Vietnam conflict, which lasted for two decades in the mid-twentieth
century, was one of the largest confrontations of the Cold War era between the
two antagonistic poles of the world community, most notably the United
States and the USSR, as well as their satellite countries. The Vietnam War
also became a huge testing ground, in which the leading powers not only
defended the values of their world views, but also widely
used the latest weapons in real conflict. In addition to the comprehensive
direct confrontation of the forces of the enemy on the ground, this
conflict is also remembered for the large-scale use of the technical
innovations of the era, primarily in the means of war in the air and the
means of air defense.
type of aircraft used throughout the conflict was the C-123 Provider
transport, developed by the Chase Stroukoff Aviation Co in 1949, which was
later swallowed up by Fairchild, another well-known corporation. This
aircraft was extensively operated in the sky of Vietnam, delivering
soldiers and equipment to the roughest areas of the East Asian country.
Unlike other aircraft of this class, it had very good takeoff and landing characteristics,
which allowed it to land and take off in quite difficult conditions.
Initially, these were C-123B machines, which were later upgraded to the
C-123K standard by installing additional jet engines under the wing, which
improved their landing capabilities even further.
the early 1960s, several C-123Bs were involved in an operation to remove
from the air the populations of tropical mosquitoes that carried malaria
and other dangerous diseases in the region. For this purpose, special spray
tubes were installed under the wings, and the mosquito poison itself was
fed to them from the tank inside the aircraft fuselage. About 10 airframes
were converted for this task, and they proved effective for the meanwhile.
However, this was merely the harbinger of that dark page in the thousands
of books about this conflict, in which the future activities of the C-123
would soon be permanently written.
the early 1960s, it finally became clear that the conflict would drag on
indefinitely. Ongoing support for North Vietnam by the USSR and China, not
only in the form of 'volunteers' but also with military equipment, had left
the situation at a complete standstill. Matters were further complicated by
the inability to effectively combat the proliferation of military equipment
in the jungle, as the thick foliage impeded the effective conduct of aerial
reconnaissance and the ability to attack the guerrillas directly from the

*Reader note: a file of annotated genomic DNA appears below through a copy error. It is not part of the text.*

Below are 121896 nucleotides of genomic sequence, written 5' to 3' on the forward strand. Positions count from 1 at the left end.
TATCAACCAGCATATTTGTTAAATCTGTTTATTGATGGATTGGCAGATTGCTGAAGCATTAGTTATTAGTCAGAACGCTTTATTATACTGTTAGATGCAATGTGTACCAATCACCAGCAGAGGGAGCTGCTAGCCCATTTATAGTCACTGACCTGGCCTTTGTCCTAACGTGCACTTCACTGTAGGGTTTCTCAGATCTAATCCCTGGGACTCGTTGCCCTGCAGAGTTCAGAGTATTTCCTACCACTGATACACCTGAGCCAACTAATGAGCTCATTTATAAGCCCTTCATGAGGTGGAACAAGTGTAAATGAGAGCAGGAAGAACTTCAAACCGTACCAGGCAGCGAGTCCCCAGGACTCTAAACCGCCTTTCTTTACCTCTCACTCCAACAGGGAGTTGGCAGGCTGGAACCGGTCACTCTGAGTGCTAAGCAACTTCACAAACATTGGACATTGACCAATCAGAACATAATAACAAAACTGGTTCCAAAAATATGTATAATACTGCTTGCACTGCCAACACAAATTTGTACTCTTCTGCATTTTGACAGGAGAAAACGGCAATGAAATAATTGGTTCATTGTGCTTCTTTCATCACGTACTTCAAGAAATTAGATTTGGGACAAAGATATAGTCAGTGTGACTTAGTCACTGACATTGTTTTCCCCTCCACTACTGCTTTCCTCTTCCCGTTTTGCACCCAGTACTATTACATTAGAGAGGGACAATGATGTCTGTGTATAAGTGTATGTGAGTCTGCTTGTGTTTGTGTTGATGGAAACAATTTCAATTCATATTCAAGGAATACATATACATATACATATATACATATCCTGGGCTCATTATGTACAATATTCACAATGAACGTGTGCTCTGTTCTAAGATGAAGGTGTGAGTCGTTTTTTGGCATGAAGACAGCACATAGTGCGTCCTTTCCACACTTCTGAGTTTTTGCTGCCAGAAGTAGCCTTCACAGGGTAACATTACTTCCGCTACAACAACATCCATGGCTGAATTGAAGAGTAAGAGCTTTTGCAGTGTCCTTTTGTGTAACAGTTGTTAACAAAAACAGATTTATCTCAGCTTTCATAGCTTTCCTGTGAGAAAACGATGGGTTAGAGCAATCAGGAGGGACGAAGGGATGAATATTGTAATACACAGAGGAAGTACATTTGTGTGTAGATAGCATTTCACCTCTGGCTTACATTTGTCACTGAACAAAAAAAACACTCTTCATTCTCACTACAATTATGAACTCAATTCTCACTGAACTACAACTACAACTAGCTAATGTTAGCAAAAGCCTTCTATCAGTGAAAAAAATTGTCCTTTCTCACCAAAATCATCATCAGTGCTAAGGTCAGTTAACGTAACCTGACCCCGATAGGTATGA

air. Under these conditions, it was decided to apply heavy duty chemical
poison, such as herbicides, to maximize the destruction of vegetation.
Already in 1962, a special herbicide-based chemical reagent, called Agent
Orange, was tested at a testing ground in the United States. The choice of
aircraft for this mission was not difficult - the C-123 was ideally suited
to this specific task. A 1,500-gallon tub was installed in the converted
cargo compartment and other special equipment operated by an additional
crew member. The poison was fed through the piping system not only under
the wing as in the previous case, but also to the sprayer behind the
fuselage, which increased the density of the spray of the deadly substance
per unit area.
new variant was designated the UC-123K, and in addition to special
equipment, they also organised new procedures, since the poison spraying
had to occur from a minimum height directly above the tree tops. In these
circumstances, even shots from conventional small arms could be dangerous
to the aircraft, and so training the crew was essential. Twenty-five C-123K
aircraft were converted to a similar standard, creating a special aviation
unit. In the following years, they would conduct thousands of dangerous
missions, dropping countless tonnes of poison over the surface of Vietnam.
Named Operation Ranch Hand, this work was subsequently practised by the
military with increasing volume. In 1968, the success of the UC-123K's
activities was so significant that the military command even gave it
priority over other aviation activities during the conflict. In total,
about 1,250 pilots and specialists were involved in the operation, and only
5 of the 25 aircraft were lost during missions. The total hits inflicted on
the UC-123K from the ground exceeded 7,000, and one of the planes, which
had its own name, Patches, received more than 500 of them just by itself,
but survived the conflict and is currently on display at one of the US
aviation museums. At the end of the operation, about 15 aircraft, which
were considered fit for further use, were converted back to the C-123K
standard, by removing all special equipment and carrying out complete
the Vietnam conflict, like any other war, was not a model of humanity or
humanity. The damage from the defoliants that the C-123 sprayed over tens
of thousands of acres was very significant, not only for vegetation but
also for humans. Numerous diseases and deaths have affected not only
Vietnam residents - many members of the C-123 crew have died in the decades
since from the effects of direct contact with the toxic poison, most
notably carcinogenic diseases.
the widespread propaganda campaign that the Soviet Union has waged since
the 1970s, and the argument for the use of hazardous chemical weapons in
the skies of Vietnam, the fact of the involvement of the C-123 being mainly
now mentioned as a poison sprayer in historical studies of the conflict
does not detract from the important role played by the C-123 as a whole
during this prolonged military confrontation.